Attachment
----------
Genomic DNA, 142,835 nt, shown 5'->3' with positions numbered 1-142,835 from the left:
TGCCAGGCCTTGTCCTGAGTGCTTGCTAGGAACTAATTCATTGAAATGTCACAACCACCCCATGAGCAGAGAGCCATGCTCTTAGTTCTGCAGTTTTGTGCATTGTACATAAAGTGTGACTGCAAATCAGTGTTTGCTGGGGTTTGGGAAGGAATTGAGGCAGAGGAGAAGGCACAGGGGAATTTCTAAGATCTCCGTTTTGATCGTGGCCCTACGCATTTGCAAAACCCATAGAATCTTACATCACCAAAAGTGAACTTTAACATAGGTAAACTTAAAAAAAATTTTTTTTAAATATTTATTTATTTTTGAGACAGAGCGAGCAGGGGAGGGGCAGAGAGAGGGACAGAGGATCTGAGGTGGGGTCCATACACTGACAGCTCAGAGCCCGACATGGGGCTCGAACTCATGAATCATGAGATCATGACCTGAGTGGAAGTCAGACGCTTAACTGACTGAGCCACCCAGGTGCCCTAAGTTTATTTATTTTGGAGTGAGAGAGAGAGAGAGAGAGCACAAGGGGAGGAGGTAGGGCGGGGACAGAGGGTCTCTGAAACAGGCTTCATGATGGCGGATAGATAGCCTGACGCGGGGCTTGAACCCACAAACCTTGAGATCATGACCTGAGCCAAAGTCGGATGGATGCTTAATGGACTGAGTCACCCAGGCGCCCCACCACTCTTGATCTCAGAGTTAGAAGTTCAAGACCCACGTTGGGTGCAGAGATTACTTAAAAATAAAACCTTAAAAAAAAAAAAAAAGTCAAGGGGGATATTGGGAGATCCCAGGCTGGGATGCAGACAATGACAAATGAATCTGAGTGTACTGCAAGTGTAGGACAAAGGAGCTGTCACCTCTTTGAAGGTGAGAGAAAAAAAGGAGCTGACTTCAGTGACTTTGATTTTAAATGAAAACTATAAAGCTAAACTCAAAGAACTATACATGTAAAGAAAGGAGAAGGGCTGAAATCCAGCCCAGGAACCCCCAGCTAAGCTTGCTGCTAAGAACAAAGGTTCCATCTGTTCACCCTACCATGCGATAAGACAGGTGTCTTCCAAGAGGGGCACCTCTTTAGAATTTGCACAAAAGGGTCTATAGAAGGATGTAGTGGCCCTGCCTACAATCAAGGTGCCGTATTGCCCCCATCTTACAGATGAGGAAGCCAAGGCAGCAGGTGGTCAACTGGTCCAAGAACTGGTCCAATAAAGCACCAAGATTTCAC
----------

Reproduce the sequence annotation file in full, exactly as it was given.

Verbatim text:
Genomic DNA, 142,835 nt, shown 5'->3' with positions numbered 1-142,835 from the left:
TGCCAGGCCTTGTCCTGAGTGCTTGCTAGGAACTAATTCATTGAAATGTCACAACCACCCCATGAGCAGAGAGCCATGCTCTTAGTTCTGCAGTTTTGTGCATTGTACATAAAGTGTGACTGCAAATCAGTGTTTGCTGGGGTTTGGGAAGGAATTGAGGCAGAGGAGAAGGCACAGGGGAATTTCTAAGATCTCCGTTTTGATCGTGGCCCTACGCATTTGCAAAACCCATAGAATCTTACATCACCAAAAGTGAACTTTAACATAGGTAAACTTAAAAAAAATTTTTTTTAAATATTTATTTATTTTTGAGACAGAGCGAGCAGGGGAGGGGCAGAGAGAGGGACAGAGGATCTGAGGTGGGGTCCATACACTGACAGCTCAGAGCCCGACATGGGGCTCGAACTCATGAATCATGAGATCATGACCTGAGTGGAAGTCAGACGCTTAACTGACTGAGCCACCCAGGTGCCCTAAGTTTATTTATTTTGGAGTGAGAGAGAGAGAGAGAGAGCACAAGGGGAGGAGGTAGGGCGGGGACAGAGGGTCTCTGAAACAGGCTTCATGATGGCGGATAGATAGCCTGACGCGGGGCTTGAACCCACAAACCTTGAGATCATGACCTGAGCCAAAGTCGGATGGATGCTTAATGGACTGAGTCACCCAGGCGCCCCACCACTCTTGATCTCAGAGTTAGAAGTTCAAGACCCACGTTGGGTGCAGAGATTACTTAAAAATAAAACCTTAAAAAAAAAAAAAAAGTCAAGGGGGATATTGGGAGATCCCAGGCTGGGATGCAGACAATGACAAATGAATCTGAGTGTACTGCAAGTGTAGGACAAAGGAGCTGTCACCTCTTTGAAGGTGAGAGAAAAAAAGGAGCTGACTTCAGTGACTTTGATTTTAAATGAAAACTATAAAGCTAAACTCAAAGAACTATACATGTAAAGAAAGGAGAAGGGCTGAAATCCAGCCCAGGAACCCCCAGCTAAGCTTGCTGCTAAGAACAAAGGTTCCATCTGTTCACCCTACCATGCGATAAGACAGGTGTCTTCCAAGAGGGGCACCTCTTTAGAATTTGCACAAAAGGGTCTATAGAAGGATGTAGTGGCCCTGCCTACAATCAAGGTGCCGTATTGCCCCCATCTTACAGATGAGGAAGCCAAGGCAGCAGGTGGTCAACTGGTCCAAGAACTGGTCCAATAAAGCACCAAGATTTCAC